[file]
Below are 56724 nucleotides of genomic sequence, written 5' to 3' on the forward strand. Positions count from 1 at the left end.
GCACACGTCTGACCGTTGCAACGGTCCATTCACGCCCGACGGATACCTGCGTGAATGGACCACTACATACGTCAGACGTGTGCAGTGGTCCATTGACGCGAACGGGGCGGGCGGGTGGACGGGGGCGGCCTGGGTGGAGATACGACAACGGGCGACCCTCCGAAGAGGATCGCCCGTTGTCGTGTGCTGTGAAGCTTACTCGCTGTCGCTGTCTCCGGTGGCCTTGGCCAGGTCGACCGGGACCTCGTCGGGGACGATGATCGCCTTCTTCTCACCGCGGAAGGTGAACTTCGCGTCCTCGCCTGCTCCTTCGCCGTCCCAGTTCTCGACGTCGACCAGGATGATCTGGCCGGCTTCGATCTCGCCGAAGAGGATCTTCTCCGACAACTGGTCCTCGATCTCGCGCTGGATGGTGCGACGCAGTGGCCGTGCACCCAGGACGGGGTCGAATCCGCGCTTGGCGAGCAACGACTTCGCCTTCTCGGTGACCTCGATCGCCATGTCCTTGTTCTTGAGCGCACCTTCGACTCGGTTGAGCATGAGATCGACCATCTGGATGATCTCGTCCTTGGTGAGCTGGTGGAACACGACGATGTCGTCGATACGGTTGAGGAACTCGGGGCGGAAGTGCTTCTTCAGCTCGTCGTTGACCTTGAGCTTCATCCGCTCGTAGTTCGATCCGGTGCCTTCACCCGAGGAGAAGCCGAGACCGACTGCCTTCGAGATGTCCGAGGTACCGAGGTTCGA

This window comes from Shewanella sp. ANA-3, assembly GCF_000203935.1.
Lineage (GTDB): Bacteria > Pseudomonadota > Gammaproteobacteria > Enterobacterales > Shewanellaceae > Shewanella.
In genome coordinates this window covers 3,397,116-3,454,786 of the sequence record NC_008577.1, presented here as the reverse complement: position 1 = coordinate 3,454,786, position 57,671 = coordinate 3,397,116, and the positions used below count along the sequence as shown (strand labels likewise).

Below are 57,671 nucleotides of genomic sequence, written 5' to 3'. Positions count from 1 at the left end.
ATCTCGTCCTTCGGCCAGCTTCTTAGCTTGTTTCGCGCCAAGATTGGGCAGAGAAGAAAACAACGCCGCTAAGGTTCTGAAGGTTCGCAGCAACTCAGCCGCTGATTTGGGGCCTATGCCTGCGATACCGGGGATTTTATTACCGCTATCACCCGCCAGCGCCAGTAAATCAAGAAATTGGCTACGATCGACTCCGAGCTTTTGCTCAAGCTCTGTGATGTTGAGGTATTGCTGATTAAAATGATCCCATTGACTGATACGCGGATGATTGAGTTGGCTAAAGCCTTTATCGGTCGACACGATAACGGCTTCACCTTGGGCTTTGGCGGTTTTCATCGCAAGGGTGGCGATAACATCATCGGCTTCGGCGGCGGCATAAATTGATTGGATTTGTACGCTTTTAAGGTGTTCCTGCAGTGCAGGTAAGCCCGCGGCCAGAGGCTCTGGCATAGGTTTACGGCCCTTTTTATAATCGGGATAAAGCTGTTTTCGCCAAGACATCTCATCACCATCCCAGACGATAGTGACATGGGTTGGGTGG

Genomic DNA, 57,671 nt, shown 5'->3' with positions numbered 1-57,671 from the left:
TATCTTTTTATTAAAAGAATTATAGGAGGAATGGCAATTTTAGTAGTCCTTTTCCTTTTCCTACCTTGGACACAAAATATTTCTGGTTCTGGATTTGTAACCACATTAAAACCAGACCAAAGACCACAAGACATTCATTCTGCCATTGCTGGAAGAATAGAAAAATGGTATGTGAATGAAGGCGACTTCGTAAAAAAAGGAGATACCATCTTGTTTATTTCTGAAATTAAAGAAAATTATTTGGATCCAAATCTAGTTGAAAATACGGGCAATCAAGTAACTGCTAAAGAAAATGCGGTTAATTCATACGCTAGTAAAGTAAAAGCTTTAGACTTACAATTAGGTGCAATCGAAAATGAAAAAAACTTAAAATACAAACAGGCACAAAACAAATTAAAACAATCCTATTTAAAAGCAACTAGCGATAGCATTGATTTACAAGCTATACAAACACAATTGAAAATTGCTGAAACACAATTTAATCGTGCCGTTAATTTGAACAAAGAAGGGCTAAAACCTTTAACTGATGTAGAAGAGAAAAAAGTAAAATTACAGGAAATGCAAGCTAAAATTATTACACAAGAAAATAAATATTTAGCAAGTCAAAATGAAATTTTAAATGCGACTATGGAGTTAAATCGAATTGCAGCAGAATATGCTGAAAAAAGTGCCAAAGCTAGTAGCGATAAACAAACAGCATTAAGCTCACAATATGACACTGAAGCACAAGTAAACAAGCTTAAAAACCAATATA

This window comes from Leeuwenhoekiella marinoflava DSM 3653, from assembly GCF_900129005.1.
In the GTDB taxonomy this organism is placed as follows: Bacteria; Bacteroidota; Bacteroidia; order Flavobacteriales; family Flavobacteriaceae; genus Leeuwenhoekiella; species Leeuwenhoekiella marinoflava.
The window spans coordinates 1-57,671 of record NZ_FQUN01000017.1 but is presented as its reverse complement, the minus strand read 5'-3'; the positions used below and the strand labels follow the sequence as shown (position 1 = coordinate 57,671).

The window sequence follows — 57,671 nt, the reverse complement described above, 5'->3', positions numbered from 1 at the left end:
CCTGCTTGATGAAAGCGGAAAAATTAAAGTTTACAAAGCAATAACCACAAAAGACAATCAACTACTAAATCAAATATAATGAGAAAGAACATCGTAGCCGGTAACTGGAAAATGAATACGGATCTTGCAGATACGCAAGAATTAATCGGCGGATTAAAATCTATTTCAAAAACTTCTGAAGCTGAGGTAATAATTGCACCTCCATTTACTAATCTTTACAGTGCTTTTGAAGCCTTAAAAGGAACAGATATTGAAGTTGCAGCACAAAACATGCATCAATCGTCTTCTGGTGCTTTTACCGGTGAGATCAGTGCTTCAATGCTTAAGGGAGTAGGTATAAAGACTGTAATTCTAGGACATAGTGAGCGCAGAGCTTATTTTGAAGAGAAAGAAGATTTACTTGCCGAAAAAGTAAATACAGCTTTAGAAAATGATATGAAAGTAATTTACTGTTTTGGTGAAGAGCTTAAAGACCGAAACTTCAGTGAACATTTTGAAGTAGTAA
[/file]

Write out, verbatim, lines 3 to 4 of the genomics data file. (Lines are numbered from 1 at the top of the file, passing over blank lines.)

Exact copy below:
This window comes from Shewanella sp. ANA-3, assembly GCF_000203935.1.
Lineage (GTDB): Bacteria > Pseudomonadota > Gammaproteobacteria > Enterobacterales > Shewanellaceae > Shewanella.